To find a dramatic climax in France’s career we have to wait until the fateful eighteen-nineties. Then, in the last third of Professor Dargan’s book, interest at last revives, and we only regret to part company with both the painter and his model, in 1896, when the climax becomes still more dramatic and the real Anatole France is born in the last five or six chapters. Since his death, as is well known, France has fallen into almost complete and, as it seems, unfair oblivion. A better knowledge of his critical period would, I am firmly convinced, help to reconcile him with our times. It seems evident, from the present survey and from other books, like “Anatole France’s Secret,” by Charles Braibant, which Professor Dargan discusses, that France lived a sort of double life which historians have not taken sufficiently into account. It looks very much as if he kept for his margins some of his most personal and revolutionary thoughts. From as early as 1883 he was very active as a journalist, not only in the field of literary criticism but of politics and current events. The reviewer would readily agree with Braibant versus Dargan that France’s shift to the militant left was foreshadowed much earlier than is commonly accepted. After 1880 he took a very vivid and direct interest in his country’s political strife, and long before the Dreyfus trial he fought for justice and progress. Around 1890 his interests became decidedly socialistic, all his doubts and recantations notwithstanding, since the latter must be largely credited to the artificial world in which he lived, a world that made him unduly but not unnaturally pessimistic on left and right. His intimate knowledge of France’s private affairs has perhaps made Professor Dargan lose sight too much of the broader currents around him. His excellent chapter, however, on France’s famous Egeria, Mme. de Caillavet, who took him in hand in his fateful period, is very welcome for its “debunking” of the legend of her complete ascendancy over her “lion.” In the last analysis France owed her only what Mr. Dargan very ably calls “the mask” that he was forced to wear. Very far from saving him, it appears, at safe distance, that French society made a nihilist and a complete cynic of him. The cynicism of “Le Jardin d’Epicure” and the dynamite in “Les Opinions de Jerome Coignard” did not grow or explode in the void. They were the definite signs and products of their author’s revolt.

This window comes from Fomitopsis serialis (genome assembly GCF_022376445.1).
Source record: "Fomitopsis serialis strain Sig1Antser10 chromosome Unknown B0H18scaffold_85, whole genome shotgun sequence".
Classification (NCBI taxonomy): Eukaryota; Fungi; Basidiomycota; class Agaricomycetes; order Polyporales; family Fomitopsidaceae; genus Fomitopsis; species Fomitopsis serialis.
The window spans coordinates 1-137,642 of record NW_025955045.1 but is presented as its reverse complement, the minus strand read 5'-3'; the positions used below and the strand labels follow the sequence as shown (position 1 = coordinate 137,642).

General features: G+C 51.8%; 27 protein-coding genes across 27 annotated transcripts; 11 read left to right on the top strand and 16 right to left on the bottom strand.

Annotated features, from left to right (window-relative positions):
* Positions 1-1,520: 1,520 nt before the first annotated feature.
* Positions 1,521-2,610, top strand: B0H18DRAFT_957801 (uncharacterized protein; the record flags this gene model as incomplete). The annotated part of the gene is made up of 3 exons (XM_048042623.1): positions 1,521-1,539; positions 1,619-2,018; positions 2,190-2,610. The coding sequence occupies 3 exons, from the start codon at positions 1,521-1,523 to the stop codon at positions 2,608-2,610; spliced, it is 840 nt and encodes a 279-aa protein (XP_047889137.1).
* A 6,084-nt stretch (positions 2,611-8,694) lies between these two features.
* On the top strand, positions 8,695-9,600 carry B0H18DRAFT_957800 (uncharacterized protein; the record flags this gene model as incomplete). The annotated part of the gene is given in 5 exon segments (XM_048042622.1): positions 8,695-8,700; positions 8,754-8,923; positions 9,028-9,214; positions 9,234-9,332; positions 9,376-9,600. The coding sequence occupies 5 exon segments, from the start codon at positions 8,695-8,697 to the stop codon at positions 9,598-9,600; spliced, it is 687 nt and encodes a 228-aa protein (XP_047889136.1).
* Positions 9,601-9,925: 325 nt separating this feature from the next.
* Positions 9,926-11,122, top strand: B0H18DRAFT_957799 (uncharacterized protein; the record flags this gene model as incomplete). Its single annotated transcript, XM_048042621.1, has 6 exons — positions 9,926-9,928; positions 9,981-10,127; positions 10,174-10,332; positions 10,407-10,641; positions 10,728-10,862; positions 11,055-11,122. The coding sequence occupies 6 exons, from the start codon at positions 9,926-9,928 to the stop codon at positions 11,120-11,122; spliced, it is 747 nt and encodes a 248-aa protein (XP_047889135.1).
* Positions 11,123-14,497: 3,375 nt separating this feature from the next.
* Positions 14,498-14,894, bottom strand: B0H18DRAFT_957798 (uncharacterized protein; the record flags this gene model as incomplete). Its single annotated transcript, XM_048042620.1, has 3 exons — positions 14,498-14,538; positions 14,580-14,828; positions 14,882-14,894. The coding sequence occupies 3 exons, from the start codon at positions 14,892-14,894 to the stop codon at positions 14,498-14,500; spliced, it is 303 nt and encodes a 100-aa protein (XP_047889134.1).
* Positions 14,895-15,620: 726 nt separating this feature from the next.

Anatole France’s pathetic story does not end in 1896 with Professor Dargan’s volume. One may say that it just begins then. Let us hope that either Professor Dargan or some other valiant scholar goaded by his example will follow the clue and bring France’s drama to its denouement. A drama it was, with the first rumblings of the World War, the internecine conflicts between the peace and war forces in France, the German onslaught and unhappy Anatole torn between his dreams of social justice and the tragic reality, the fight between Caliban and Prospero, the irresistible advance of Demos, the Nobel prize and the problem of how France would spend it, old age, the assaults and indiscretions of secretaries and interviewers, the tragic efforts to find the last word of wisdom, death, the burial under the red flags, the contempt of the “lost generation” and the still uncertain attitude of a posterity wondering if France has really been a great man and a great writer. Many things remain unsaid; and if we know well, thanks to Professor Dargan, the minute details of France’s biography, somebody must come to tell us more about his relations to his times in religion, philosophy, and the social field. The time has come, it seems, to try to place him where he exactly belongs in the history or, as some maintain, in the decadence of nineteenth-century ideals which he helped just as much to destroy as to upbuild.